Folklore & Tradition

Folklore & Tradition

...Weird & Wonderful Welsh Myths

Places Of Interest

  • Aberbach Beach, Granston

    Aside from Arianrhod's son, Dylan Eil Don, in the Fourth Branch (section) of The Mabinogion, mermaids are rare in Welsh folklore. However, a local story tells of a farmer who came across a sea spirit curled up on the rocks on Aberbach Beach. He managed to get close enough to touch her, carrying her off to Treissyllt Farm where he imprisoned her. That night he awoke to her mournful singing, calling to her fellow people to rescue her. She escaped as a shadow of grey resembling the local seals and pronounced that no child would be born in the farmhouse - a prophecy which held true until the middle of the 20th century. Aberbach Beach is managed by the Pembrokeshire Coast National Park Authority and can be found at the end of the lane which passes Melin Tregwynt - the famous woollen mill which produces Welsh blankets stocked around the world. The mill is open to visitors and has a gift shop. 

    Photo of Aberbach Beach - copyright Alan Hughes / Geograph

  • Sycharth Castle

    Sycharth Castle was the home of Owain Glyndŵr (1359-c.1416), an iconic heroic figure in Welsh history, and the last Welshman to hold the title of Prince of Wales. A descendant of Llewelyn the Great and a former soldier for the English Crown, Glyndŵr led the 1400-1410 rebellion against English rule following disputes over the loss of lands and power. Stories of the Prince include the sight of a great comet in 1402, thought be a foretelling of Glyndŵr’s eventual victory. Unfortunately, this never came true, and after escaping capture, his burial place is unknown. However, one legend tells of his eventual resurrection at a time when Wales is facing another great threat. Sycharth is a fine example of a motte and bailey and the subject of a praise poem by Iolo Goch (1320-1398), written before the beginning of the Glyndŵr revolt. Owain Glyndŵr remains an enduring inspiration to many contemporary Welsh writers.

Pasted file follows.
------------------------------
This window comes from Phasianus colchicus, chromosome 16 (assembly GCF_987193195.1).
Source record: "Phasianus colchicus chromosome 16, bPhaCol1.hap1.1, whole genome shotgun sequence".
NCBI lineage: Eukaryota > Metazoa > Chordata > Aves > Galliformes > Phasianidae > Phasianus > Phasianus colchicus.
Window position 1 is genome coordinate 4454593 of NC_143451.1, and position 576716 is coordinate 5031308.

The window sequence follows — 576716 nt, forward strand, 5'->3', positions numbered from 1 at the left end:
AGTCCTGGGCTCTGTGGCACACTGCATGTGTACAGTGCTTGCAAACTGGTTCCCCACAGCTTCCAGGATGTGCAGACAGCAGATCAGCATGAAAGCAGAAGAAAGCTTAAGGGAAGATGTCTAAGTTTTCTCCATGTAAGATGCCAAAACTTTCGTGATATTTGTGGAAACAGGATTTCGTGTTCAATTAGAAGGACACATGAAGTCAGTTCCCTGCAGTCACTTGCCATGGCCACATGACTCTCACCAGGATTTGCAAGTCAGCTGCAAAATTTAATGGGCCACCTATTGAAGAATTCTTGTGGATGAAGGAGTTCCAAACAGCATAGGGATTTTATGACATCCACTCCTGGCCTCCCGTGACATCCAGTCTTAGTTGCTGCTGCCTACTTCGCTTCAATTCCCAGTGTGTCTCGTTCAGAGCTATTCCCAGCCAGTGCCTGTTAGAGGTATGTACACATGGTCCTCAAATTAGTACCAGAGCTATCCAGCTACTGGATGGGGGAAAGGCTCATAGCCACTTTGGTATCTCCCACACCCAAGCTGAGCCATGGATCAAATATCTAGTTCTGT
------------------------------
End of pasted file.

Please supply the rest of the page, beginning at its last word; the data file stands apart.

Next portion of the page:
• Grassholm Island

    Around eleven miles from Pembrokeshire’s shore, Grassholm is a RSPB reserve and the only gannet colony in Wales - no landing is allowed on the island due to the large number of nesting gannets. Grassholm has been identified with Gwales, a mythical island featured in The Mabinogion. In the Second Branch (section), Gwales is the site of a magnificent castle where the severed head of the giant Bran is kept miraculously alive for eighty years whilst his companions, the sole survivors of the terrible battle in Ireland, feast in blissful ignorance of their losses. You can travel around Grassholm by boat and marvel at this mystical place of otherness.

    Photo of Grassholm - copyright Dave Challender

  • Pennant Melangell

    In the 7th century, Saint Melangell, daughter of an Irish King, fled from an unwanted arranged marriage to live in secret in Cwm Pennant (‘Pennant Valley’). Living as a hermit for fifteen years, she sheltered a hare from the hunting dogs of Brochwell Ysgithrog, Prince of Powys. The dogs retreated and Brochwell, transfixed by Melangell's beauty and piety, granted her the valley as a permanent refuge. She established a community of holy women and the church, built in 1160, still holds her relics and flourishes as a centre for healing and counsel. Explore the church and centre, and follow the footpaths in the woods where you’ll find the same streams familiar to Saint Melangell.